The 2010 Château Palmer is a quite powerful rendition of this fine estate, but without any signs of the ripeness here obscuring any of the potential purity that makes this great estate so beloved by claret fans the world... The 2010 Château Palmer is a quite powerful rendition of this fine estate, but without any signs of the ripeness here obscuring any of the potential purity that makes this great estate so beloved by claret fans the world over. My notes do not include the alcohol level on the grand vin this year (which was also absent from the technical sheet handed out by the estate), but the literature from Palmer this year does observe that “although the alcoholic degree is very high, like in 2009, the acidity and tannic concentration are greater (than 2009), making for wines with an extremely solid foundation.” Given a cépage in 2010 that is comprised of fifty-four percent merlot, forty percent cabernet sauvignon and six percent petit verdot, one has to assume that the alcohol level is in the range of 14.5 percent in this vintage. But the wine shows no ill effects from this level of ripeness, as it offers up a superb nose of black cherries, blackberries, coffee bean, tobacco smoke, gravel and a suave base of new oak. On the palate the wine is deep, full-bodied and quite powerful for Palmer, with a rock solid core of fruit, very good focus and balance, substantial, but well-integrated tannins and excellent length and grip on the tangy finish. Stylistically, this will probably never be my favorite vintage at Palmer, as I tend to prefer this wine when it is at its most elegant, but there is no denying that the 2010 is beautifully-made and does show extraordinary purity and focus for such a broad-shouldered wine. (Drink between 2025-2100)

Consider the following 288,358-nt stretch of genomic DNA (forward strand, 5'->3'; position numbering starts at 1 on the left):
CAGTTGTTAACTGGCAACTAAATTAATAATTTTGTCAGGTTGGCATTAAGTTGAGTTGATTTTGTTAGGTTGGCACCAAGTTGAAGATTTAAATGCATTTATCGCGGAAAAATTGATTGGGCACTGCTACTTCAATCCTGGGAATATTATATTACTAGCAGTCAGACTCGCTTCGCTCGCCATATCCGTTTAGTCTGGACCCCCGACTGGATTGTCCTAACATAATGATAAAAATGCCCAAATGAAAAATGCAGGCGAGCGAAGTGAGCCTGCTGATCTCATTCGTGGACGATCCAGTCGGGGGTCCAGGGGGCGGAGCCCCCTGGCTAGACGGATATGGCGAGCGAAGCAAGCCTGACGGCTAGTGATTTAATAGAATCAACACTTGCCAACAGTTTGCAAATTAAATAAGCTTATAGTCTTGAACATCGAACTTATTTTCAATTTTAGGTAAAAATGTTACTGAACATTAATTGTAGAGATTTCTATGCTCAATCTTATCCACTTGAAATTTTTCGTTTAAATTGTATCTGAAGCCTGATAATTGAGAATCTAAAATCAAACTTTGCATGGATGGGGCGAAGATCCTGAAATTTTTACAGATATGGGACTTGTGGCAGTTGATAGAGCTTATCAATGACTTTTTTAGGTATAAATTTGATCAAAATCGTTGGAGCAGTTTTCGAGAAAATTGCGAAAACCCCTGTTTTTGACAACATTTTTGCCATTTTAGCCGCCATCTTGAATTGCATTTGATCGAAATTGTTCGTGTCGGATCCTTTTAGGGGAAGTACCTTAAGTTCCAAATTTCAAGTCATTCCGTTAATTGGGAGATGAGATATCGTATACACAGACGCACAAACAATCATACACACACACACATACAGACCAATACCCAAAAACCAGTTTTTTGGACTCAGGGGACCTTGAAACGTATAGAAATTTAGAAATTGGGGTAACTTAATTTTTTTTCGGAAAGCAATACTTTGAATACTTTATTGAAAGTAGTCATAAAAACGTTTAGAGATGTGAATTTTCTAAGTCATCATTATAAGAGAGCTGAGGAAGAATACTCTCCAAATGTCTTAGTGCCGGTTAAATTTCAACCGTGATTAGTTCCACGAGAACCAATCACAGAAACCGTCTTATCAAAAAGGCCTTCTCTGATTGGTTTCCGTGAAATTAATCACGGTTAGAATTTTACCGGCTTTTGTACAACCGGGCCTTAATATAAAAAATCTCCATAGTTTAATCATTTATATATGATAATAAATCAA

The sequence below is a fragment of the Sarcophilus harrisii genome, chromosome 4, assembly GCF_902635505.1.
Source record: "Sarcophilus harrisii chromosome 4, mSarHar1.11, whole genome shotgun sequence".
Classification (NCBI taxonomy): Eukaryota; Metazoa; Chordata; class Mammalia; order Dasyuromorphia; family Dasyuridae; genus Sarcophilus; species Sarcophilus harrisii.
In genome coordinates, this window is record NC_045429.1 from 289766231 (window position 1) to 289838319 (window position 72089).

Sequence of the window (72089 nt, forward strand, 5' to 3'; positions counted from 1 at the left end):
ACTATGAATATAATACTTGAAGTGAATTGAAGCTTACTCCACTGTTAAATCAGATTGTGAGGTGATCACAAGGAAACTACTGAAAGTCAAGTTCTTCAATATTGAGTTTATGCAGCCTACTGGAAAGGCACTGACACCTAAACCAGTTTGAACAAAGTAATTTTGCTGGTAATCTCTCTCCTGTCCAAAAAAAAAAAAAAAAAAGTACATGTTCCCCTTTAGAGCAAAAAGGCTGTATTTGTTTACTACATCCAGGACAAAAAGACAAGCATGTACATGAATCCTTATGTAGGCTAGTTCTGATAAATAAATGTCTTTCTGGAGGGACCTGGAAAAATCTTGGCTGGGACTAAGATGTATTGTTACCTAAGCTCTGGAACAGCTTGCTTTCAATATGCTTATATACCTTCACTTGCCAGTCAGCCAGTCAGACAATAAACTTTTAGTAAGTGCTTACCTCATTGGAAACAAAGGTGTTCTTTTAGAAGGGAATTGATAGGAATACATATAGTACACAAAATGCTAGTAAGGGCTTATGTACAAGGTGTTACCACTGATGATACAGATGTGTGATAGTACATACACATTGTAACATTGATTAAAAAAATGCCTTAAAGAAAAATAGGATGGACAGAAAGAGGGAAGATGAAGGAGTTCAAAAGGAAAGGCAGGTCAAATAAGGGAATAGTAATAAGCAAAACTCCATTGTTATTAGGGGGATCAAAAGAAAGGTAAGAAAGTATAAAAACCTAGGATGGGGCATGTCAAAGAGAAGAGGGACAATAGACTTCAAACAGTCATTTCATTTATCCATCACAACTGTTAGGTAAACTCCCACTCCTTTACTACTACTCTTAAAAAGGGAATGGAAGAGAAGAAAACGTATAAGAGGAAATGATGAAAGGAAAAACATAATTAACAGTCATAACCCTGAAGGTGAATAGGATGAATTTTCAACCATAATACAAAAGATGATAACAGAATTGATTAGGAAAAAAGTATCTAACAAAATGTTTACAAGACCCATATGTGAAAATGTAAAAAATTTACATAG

JJB 96
JJ Buckley, April 2011